There is something beautiful at CSULB. Something just beyond the parking lots and right behind the dorms. It’s the Earl Burns Miller Japanese Garden. How many other universities can boast of having their own Japanese garden? Almost none. Which is why I’m still surprised when students bring it up and then say they have no idea where it is. It’s also why I love being a geographer. There is a map for that.
Now that you know where it is, here is a quick rundown of why you should visit it.1. It’s beautiful and peaceful.
2. It’s free and open to the public.
3. It has koi fish and various other animals. (You can feed and pet the koi.)
4. They have numerous events, many open to the public.
5. They host weddings.
The thing I love the most about the garden (besides watching the fish) is taking pictures of it. The garden has three sections: the Hill and Pond garden, the Teahouse garden and the Dry garden. The Hill and Pond garden comprises the largest section and features two waterfalls and two bridges.
One of the bridges is built in a zig-zag style because of the Japanese belief that spirits can’t follow you across. The spirits can only walk in straight lines thus will fall into the water.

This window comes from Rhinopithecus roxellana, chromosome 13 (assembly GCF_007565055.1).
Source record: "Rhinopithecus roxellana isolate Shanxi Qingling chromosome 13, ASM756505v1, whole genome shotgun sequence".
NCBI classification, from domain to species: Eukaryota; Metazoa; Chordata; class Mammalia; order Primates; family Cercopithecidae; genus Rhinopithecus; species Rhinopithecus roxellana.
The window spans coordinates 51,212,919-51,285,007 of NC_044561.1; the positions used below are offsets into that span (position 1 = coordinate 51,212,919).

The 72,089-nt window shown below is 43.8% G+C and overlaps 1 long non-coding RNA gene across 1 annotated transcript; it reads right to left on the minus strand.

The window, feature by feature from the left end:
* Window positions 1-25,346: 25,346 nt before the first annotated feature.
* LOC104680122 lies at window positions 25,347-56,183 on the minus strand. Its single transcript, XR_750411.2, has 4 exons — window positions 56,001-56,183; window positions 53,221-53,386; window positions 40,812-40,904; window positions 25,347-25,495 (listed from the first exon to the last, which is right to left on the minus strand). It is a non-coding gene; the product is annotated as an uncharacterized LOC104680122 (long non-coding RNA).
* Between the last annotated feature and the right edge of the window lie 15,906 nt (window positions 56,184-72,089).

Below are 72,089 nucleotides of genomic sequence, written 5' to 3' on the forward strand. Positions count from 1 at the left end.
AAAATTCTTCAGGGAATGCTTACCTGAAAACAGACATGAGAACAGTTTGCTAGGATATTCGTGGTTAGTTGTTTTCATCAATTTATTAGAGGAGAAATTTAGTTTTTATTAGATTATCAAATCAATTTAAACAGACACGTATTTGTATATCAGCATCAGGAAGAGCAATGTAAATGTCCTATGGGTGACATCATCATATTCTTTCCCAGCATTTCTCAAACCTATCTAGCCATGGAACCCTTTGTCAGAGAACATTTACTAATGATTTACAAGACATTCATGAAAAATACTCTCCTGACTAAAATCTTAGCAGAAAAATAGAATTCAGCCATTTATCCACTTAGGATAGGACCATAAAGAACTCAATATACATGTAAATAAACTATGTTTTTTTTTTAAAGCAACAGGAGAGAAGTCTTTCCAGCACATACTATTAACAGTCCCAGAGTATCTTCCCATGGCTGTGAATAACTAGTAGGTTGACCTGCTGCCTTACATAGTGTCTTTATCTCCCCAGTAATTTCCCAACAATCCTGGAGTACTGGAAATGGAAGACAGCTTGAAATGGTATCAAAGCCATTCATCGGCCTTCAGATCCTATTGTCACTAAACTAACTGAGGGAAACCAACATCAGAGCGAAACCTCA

The Teahouse and Dry gardens sit at the back in their own private spots. The Dry garden is a great place to lie in the sun while the Teahouse offers some shade. There are also many little statues placed throughout the garden.
The koi themselves are unique and beautiful each with a different coloring and pattern, a mix of orange, blue, white and black. The babies can be as small as your pinkie finger while the largest adult is several feet in length. I fondly call him “the Great White”. There are also turtles, ducks and large birds.
There is a small information desk with personnel who can tell you even more about the garden. The next event will be the Green Generation, displaying various environmental projects by students and the Long Beach community. This event is free and will be held on April 18th from 5 to 8 pm.